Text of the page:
Funny, full of adventure, and also has goblins as I never pictured them before. Fun to read and I cannot wait to get started on the next Goblin book.

3) Men Under the Mistletoe by Ava March, Harper Fox, Josh Lanyon & K.A. Mitchell.

This is an ARC from last Christmas, one I only got around to reading in January of this year. 😉 But it’s one I’ve re-read again and again and again. I said in the review that Winter Knights Harper Fox is the best story, but I keep re-reading the Lone Star by Josh Lanyon. I don’t actually understand why.

4) The Serpent Sea by Martha Wells

This is another book I’ve re-read a few times. It’s good. I love love love the world and the main character. I want more books in this world. I don’t think Martha Wells has come close to plumbing the depths. Even if she chose a different main character, I wouldn’t mind, I love this world so much. It’s beautiful and magical and really vivid.

5) Imagine by Jonah Lehrer

This is probably the only non-fiction book on this list. It’s about imagination and creativity and how it all works. Very interesting.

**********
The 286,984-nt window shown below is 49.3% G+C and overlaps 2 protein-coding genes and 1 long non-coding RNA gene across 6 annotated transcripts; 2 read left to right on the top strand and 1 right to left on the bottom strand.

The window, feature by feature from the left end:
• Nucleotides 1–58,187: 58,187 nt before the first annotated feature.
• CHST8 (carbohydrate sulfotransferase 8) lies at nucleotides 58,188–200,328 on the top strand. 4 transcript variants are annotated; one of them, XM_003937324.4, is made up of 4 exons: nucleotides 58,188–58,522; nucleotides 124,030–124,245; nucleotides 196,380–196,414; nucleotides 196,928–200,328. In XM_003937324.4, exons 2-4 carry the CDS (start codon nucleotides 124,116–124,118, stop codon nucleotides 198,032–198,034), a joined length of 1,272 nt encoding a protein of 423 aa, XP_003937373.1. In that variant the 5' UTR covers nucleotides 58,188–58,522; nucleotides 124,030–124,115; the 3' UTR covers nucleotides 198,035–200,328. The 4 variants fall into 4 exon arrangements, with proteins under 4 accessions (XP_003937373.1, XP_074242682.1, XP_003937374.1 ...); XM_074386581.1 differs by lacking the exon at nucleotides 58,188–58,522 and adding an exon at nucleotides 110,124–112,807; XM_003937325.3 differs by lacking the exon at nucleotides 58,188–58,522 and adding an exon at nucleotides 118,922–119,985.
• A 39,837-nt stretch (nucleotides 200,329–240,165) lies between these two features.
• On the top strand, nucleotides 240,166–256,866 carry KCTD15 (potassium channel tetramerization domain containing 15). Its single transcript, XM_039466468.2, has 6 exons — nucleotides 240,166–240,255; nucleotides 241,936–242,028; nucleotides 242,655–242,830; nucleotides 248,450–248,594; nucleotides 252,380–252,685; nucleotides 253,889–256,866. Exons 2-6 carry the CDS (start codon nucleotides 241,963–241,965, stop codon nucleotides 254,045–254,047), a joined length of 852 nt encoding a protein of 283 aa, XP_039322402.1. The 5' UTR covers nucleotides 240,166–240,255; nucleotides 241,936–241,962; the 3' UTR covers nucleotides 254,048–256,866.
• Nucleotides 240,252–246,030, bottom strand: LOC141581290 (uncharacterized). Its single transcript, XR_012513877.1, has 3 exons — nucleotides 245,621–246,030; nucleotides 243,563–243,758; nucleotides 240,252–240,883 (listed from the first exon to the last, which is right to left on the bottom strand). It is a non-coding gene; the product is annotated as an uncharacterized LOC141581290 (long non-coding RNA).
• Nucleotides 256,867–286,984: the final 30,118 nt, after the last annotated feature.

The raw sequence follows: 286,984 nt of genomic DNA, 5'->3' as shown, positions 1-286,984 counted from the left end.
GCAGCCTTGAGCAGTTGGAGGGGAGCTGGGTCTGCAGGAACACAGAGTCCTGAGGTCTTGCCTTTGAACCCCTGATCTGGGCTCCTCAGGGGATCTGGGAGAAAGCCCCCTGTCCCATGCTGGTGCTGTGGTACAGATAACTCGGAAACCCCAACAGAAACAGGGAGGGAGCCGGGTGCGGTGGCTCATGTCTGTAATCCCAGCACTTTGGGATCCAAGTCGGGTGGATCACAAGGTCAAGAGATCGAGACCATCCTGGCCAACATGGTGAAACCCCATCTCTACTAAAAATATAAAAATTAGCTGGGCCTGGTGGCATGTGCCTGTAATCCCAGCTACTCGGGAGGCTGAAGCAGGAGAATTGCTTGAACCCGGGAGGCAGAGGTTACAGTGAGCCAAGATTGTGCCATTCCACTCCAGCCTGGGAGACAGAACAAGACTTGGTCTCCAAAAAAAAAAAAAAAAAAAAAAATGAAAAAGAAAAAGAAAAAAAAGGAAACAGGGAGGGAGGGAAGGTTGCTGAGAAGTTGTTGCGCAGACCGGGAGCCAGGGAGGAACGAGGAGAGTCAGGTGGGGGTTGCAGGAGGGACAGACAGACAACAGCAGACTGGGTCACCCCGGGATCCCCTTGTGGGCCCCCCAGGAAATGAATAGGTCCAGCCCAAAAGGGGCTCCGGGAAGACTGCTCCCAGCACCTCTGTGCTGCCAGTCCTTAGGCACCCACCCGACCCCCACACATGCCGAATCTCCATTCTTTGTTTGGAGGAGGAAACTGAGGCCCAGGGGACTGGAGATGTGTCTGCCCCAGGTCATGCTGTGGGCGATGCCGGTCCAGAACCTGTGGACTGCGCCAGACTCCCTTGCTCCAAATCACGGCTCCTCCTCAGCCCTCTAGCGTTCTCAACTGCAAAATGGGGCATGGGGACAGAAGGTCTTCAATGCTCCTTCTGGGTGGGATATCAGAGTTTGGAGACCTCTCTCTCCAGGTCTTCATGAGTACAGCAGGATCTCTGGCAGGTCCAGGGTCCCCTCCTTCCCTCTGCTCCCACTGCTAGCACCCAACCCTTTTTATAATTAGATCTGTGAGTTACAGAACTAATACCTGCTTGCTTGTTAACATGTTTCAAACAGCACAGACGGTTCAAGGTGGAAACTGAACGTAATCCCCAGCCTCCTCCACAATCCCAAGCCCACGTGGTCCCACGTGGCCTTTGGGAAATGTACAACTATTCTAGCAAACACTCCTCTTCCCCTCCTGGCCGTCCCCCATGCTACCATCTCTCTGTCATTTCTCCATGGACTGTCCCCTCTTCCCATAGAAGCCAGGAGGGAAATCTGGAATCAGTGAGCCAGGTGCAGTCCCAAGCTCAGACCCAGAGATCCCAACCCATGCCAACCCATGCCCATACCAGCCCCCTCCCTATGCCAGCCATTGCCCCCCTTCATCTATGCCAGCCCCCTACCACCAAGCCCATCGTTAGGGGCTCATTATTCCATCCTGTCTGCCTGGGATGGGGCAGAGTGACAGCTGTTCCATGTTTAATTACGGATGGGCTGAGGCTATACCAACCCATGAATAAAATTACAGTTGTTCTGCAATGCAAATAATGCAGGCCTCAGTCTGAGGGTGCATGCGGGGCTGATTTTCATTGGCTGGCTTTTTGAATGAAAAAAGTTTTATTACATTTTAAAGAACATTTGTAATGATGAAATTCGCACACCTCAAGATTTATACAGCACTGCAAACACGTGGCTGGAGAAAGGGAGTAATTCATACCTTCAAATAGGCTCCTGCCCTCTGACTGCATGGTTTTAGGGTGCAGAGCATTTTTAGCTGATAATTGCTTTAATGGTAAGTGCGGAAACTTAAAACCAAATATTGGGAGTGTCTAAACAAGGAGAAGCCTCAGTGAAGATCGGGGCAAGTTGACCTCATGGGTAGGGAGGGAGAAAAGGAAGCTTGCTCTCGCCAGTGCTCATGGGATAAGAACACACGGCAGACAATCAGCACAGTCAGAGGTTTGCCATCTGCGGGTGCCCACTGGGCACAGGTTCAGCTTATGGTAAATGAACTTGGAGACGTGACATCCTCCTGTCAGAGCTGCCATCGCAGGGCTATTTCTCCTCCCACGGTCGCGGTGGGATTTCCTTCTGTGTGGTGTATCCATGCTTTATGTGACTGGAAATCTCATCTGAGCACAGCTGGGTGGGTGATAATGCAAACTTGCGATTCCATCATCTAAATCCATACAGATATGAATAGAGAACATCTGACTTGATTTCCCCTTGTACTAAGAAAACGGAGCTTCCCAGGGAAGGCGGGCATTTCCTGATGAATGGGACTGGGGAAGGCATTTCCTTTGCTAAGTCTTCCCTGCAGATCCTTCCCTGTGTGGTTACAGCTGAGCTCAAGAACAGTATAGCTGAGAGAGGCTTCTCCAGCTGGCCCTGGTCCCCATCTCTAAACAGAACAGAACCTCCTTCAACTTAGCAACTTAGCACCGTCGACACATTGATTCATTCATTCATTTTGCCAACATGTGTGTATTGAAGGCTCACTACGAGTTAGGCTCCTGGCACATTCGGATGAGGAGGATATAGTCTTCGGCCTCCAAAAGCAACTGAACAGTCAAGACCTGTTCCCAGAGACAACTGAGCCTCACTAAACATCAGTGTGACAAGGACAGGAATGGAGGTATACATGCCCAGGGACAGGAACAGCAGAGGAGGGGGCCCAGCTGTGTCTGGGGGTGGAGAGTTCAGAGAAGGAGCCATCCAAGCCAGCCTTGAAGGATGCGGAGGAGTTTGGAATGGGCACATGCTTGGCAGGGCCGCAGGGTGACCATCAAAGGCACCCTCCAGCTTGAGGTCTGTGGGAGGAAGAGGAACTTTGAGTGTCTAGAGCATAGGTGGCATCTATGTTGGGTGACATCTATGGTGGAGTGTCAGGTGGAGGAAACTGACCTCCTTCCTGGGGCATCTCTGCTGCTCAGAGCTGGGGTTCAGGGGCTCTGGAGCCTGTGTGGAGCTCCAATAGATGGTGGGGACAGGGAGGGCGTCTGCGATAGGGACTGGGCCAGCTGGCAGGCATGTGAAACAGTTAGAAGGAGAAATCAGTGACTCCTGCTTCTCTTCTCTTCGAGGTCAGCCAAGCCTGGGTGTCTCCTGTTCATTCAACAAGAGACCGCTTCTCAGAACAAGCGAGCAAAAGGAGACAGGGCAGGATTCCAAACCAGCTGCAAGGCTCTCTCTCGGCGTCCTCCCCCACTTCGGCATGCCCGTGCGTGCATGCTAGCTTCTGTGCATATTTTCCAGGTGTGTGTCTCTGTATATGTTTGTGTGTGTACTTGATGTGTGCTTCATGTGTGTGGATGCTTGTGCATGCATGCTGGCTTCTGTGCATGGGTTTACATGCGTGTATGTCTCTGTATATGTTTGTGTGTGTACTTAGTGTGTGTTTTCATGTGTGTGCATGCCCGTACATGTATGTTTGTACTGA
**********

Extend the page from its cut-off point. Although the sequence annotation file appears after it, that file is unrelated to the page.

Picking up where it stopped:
6) Stars & Stripes by Abigail Roux

I don’t know how many times I’ve re-read Stars & Stripes. A lot. I don’t know what it is, the romance, the ridiculous danger or the characters. This one is special is because the main characters come out to their family, act openly like a couple for maybe the first time. There is even talk of children. Next, they need to come out at work.

7) Bridge of Dreams by Anne Bishop

I don’t know how long I waited for Bridge of Dreams to come out (ever since I heard about a new Anne Bishop book probably). It’s worth the wait and explores the word in far greater detail, has far more bizarre creatures than I dreamed even Anne Bishop to come with and make work. I loved it, and yes, this too is a book I’ve re-read a few times.

8) Servant of the Underworld by Aliette de Bodard

I’m pretty sure Servant of the Underworld is a first novel and it is amazing. It doesn’t feel like a first novel at all. I can quite decide if this fantasy or urban fantasy or something in between, but whatever it is, this book pulls you in.

9) To Kill A Mockingbird by Harper Lee

I wasn’t sure if I wanted to include this in a Best Reads list, but even though I never really re-read, it is still worth reading and not a book I am likely to forgot anytime soon so . . .

I don’t know what else to add. 9 are probably enough. But in case they are not, here are some honorable mentions: